The Ruby Slipper

This story is paired with Chapter 23 of The Wonderful Wizard of Oz by L. Frank Baum. For best experience, download the LithoReader for your iPhone or iPad and get NonBinary Review for free. 

Liquor laughed on her lips. Tipping her head back she giggled at a cold, clear sky. Stars, glittering as sequins, silver, made her mull over the legacy of literature she wore on her feet. Two twinkling red, ruby red, slippers, with a zebra striped slut heel to hold it all up.

The colour was wrong though. She should have been the colour of space, of orbits and shooting stars; the shoes should have been silver, like stars. But instead, they were red. Crimson (cripes! So crimson!) for a rushing, ready, Technicolor world.

She would have been happier in gunmetal, or grey, or silver shocking white. Quite at ease in sailor blouses, straight cuts, long sleeved long sweaters. But instead, they were red; her shoes, her lips, her face.

Dorothy was sold in an electric auction and entered Oz with rainbow eyes and little fear of predators.

These feet, wearing scarlet shoes, were ready to flee from beasts that lurked in city streets (where crime is folded into an unseeing shadow). She would run, if fashion had been cheaper than drink. As it was, she wore her textually inaccurate slippers, and laughed up at the moon. Her tinman had left her hours ago, and now something else came lurching out from the club (the door was a mouth, belching bad gas into the night). No lion, no scarecrow, no heart or brain, but plenty of false courage.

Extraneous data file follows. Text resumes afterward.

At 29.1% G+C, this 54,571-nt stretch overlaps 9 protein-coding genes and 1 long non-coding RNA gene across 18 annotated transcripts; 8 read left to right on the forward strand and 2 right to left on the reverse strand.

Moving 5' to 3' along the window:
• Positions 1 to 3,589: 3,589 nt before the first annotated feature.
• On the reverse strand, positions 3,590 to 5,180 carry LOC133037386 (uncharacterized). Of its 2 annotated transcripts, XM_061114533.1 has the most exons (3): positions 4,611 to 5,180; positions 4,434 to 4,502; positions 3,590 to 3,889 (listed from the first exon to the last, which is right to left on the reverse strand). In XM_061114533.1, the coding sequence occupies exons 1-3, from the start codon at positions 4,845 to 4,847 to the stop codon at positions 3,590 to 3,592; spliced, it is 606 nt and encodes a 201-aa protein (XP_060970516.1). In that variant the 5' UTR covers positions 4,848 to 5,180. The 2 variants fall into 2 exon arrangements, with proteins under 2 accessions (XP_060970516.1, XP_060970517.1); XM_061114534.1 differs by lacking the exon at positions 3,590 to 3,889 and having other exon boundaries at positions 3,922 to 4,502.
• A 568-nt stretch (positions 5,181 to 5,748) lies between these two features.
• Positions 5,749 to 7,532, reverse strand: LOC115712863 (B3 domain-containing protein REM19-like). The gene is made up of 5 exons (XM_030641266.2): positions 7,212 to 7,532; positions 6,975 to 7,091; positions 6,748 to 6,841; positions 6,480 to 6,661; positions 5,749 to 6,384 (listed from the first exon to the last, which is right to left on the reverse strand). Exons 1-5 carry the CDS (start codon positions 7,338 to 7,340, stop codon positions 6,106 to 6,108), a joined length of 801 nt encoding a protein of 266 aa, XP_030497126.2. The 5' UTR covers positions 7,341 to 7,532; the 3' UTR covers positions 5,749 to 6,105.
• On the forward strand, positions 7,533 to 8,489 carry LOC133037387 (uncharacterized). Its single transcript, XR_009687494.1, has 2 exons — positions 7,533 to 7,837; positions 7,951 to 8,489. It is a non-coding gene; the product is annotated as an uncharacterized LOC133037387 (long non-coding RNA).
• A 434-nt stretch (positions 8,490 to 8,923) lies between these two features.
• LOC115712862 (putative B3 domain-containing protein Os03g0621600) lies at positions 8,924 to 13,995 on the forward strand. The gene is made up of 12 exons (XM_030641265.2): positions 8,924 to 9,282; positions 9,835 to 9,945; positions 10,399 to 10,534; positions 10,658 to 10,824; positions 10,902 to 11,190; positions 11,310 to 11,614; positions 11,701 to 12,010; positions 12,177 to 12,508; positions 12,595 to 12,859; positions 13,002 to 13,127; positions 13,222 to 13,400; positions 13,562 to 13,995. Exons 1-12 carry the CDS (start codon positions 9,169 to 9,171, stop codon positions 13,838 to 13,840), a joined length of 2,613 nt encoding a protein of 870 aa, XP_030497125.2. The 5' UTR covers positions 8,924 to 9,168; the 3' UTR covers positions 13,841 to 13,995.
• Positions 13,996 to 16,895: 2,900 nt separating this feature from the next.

The creature grinned, swayed, staggered towards the taxi rank. No carriages were waiting after twelve. They would have to pause for their return. A row of benches to choose though… only… he would choose hers, wouldn’t he?


She closed her eyes and clicked her heels and desperately wished for home.

NBR3-06ClarephotooriginalSarah Clare has recently completed a BA Creative Writing with English Literature. She is the supporting Editor to Cæsura magazine—poetry, prose, the written word makes her tick. She firmly believes that life is a test of language.